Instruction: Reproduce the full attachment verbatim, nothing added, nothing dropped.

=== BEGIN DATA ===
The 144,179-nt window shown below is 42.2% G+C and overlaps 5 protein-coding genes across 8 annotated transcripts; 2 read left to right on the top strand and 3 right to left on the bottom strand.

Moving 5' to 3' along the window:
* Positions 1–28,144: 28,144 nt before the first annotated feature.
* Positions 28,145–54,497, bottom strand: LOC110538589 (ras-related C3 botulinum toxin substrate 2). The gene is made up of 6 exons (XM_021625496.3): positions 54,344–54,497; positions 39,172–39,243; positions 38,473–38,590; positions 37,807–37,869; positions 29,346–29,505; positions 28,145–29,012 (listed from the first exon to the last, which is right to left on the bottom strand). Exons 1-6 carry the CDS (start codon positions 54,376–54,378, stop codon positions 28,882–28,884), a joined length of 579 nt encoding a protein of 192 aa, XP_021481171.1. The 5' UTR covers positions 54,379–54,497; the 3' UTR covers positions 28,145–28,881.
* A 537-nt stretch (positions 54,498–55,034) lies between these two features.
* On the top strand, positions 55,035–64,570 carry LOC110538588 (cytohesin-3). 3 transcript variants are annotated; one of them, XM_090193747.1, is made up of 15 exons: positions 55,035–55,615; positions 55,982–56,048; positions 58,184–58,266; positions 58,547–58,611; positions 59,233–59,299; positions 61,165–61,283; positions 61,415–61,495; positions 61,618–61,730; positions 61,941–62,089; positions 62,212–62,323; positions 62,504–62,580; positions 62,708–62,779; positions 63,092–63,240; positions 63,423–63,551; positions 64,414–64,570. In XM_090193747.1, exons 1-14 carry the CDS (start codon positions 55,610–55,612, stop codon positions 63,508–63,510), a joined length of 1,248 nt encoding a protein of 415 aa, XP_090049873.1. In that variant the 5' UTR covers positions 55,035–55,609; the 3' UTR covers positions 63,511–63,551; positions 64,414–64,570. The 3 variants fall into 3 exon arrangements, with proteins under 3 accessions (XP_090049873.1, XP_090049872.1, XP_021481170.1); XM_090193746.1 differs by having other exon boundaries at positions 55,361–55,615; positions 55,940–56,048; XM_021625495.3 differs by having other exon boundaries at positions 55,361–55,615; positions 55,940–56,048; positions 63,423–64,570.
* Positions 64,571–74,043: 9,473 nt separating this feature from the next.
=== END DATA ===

The 144,179-nt window shown below is 42.2% G+C and overlaps 5 protein-coding genes across 8 annotated transcripts; 2 read left to right on the top strand and 3 right to left on the bottom strand.

Moving 5' to 3' along the window:
* Positions 1–28,144: 28,144 nt before the first annotated feature.
* Positions 28,145–54,497, bottom strand: LOC110538589 (ras-related C3 botulinum toxin substrate 2). The gene is made up of 6 exons (XM_021625496.3): positions 54,344–54,497; positions 39,172–39,243; positions 38,473–38,590; positions 37,807–37,869; positions 29,346–29,505; positions 28,145–29,012 (listed from the first exon to the last, which is right to left on the bottom strand). Exons 1-6 carry the CDS (start codon positions 54,376–54,378, stop codon positions 28,882–28,884), a joined length of 579 nt encoding a protein of 192 aa, XP_021481171.1. The 5' UTR covers positions 54,379–54,497; the 3' UTR covers positions 28,145–28,881.
* A 537-nt stretch (positions 54,498–55,034) lies between these two features.
* On the top strand, positions 55,035–64,570 carry LOC110538588 (cytohesin-3). 3 transcript variants are annotated; one of them, XM_090193747.1, is made up of 15 exons: positions 55,035–55,615; positions 55,982–56,048; positions 58,184–58,266; positions 58,547–58,611; positions 59,233–59,299; positions 61,165–61,283; positions 61,415–61,495; positions 61,618–61,730; positions 61,941–62,089; positions 62,212–62,323; positions 62,504–62,580; positions 62,708–62,779; positions 63,092–63,240; positions 63,423–63,551; positions 64,414–64,570. In XM_090193747.1, exons 1-14 carry the CDS (start codon positions 55,610–55,612, stop codon positions 63,508–63,510), a joined length of 1,248 nt encoding a protein of 415 aa, XP_090049873.1. In that variant the 5' UTR covers positions 55,035–55,609; the 3' UTR covers positions 63,511–63,551; positions 64,414–64,570. The 3 variants fall into 3 exon arrangements, with proteins under 3 accessions (XP_090049873.1, XP_090049872.1, XP_021481170.1); XM_090193746.1 differs by having other exon boundaries at positions 55,361–55,615; positions 55,940–56,048; XM_021625495.3 differs by having other exon boundaries at positions 55,361–55,615; positions 55,940–56,048; positions 63,423–64,570.
* Positions 64,571–74,043: 9,473 nt separating this feature from the next.